FC Article 172. The filiation of legitimate children is established by any of the following: (1) The record of birth appearing
in the civil register or a final judgment; or (2) An admission of legitimate filiation in a public document or a private
handwritten instrument and signed by the parent concerned. In the absence of the foregoing evidence, the legitimate
filiation shall be proved by: (1) The open and continuous possession of the status of a legitimate child; or (2) Any other
means allowed by the Rules of Court and special laws.

FC Article 175. Illegitimate children may establish their illegitimate filiation in the same way and on the same evidence as
legitimate children.

FACTS

1. Respondent Mirasol Baring (Mirasol) and her then minor son, Randy, filed before the RTC a Complaint for
support against Antonio.
○ Mirasol's allegations: Mirasol and Antonio lived together as common-law spouses for two years. As a
result of said cohabitation, Randy was born on November 11, 1983
○ Randy's testimony: Recounted having met him for the first time in 1994 in the house of his Aunt Lelita,
Antonio’s sister, where he was vacationing. During their encounter, Randy called Antonio “Papa” and

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kissed his hand while the latter hugged him. When Randy asked him for support, Antonio promised that
he would support him
○ The presented evidence: Certificate of Live Birth and Baptismal Certificate indicating her an Antonio as
parent of the child
○ Antonio, as an adverse witness: admitted having sexual intercourse with Mirasol in February and August
of 1981
2. Antonio denied having courted Mirasol on January 5, 1981 because during that time, he was studying in Iloilo
City.
○ Antonio's testimony: He claimed that he had sexual intercourse with Mirasol only once which happened in
the month of September or October of 1981. The Certificate of Live Birth has several inaccuracies.
○ Daisy, daughter of the "hilot" when Mirasol gave birth: Her mother asked Mirasol the details to be entered
in the child’s Certificate of Live Birth such as the names of the parents, date and place of marriage, and
the intended name of the child. Her mother also told her that Mirasol’s son has no acknowledged father

ISSUE
: Is Randy an illegitimate child of Antonio? --> NO

RULING

As to the Certificate of Live Birth:

● Said certificate has no probative value to establish Randy’s filiation to Antonio since the latter had not signed the
same. It is settled that “[a] certificate of live birth purportedly identifying the putative father is not competent
evidence of paternity when there is no showing that the putative father had a hand in the preparation of said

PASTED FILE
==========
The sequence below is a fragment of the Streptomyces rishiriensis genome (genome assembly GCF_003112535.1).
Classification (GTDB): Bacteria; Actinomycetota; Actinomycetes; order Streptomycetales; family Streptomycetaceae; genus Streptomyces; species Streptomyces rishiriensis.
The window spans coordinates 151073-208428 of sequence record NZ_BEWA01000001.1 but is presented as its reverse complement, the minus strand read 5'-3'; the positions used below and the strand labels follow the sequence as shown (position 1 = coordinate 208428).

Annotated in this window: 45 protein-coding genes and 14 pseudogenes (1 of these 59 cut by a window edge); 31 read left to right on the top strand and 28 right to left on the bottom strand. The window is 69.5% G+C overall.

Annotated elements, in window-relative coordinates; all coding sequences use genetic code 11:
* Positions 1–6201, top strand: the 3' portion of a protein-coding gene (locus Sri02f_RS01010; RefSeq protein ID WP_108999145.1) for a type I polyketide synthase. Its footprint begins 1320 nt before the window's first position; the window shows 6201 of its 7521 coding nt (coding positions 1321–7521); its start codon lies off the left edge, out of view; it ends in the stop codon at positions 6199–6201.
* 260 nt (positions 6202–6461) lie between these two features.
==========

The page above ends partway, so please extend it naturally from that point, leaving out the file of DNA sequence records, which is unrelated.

certificate.”
● The several unexplained discrepancies in Antonio’s personal circumstances as reflected in the subject birth
certificate are manifestations of Antonio’s non-participation in its preparation. Most important, it was Mirasol who
signed as informant thereon which she confirmed on the witness stand.

As to the Baptismal Certificate:

● The lack of participation of the supposed father in the preparation of a baptismal certificate renders this document
incompetent to prove paternity
● It can only serve as evidence of the administration of the sacrament on the date specified but not the veracity of
the entries with respect to the child’s paternity.

As to the Randy's Testimony:

● To prove open and continuous possession of the status of an illegitimate child, there must be evidence of the
manifestation of the permanent intention of the supposed father to consider the child as his, by continuous and
clear manifestations of parental affection and care, which cannot be attributed to pure charity. Such acts must be
of such a nature that they reveal not only the conviction of paternity, but also the apparent desire to have and
treat the child as such in all relations in society and in life, not accidentally, but continuously.

As to the admission of sexual encounters:

● As Randy was born on November 11, 1983, it was incumbent upon Mirasol to prove that she had sexual
intercourse with Antonio prior to the usual period of pregnancy or nine months before the birth of Randy. This
crucial period therefore is during the early part of the first quarter of 1983.
● Nothing from Mirasol’s testimony indicates that she had sexual intercourse with Antonio during that time.

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● Assuming that he indeed had sexual contact with Mirasol on the dates mentioned, still, none of these sexual
congresses could have led to the conception of Randy who was born two years later in 1983.

ADDITIONAL NOTES

“Generally, factual findings of trial courts, when affirmed by the CA, are binding on this Court.” However, this rule admits
of certain exceptions such as when the finding is grounded entirely on speculations, surmises or conjectures or when the
judgment of the CA is based on misapprehension of facts.

San Agustin vs. Sales, G.R. N0. 189289, August 31, 2016 - Yupangco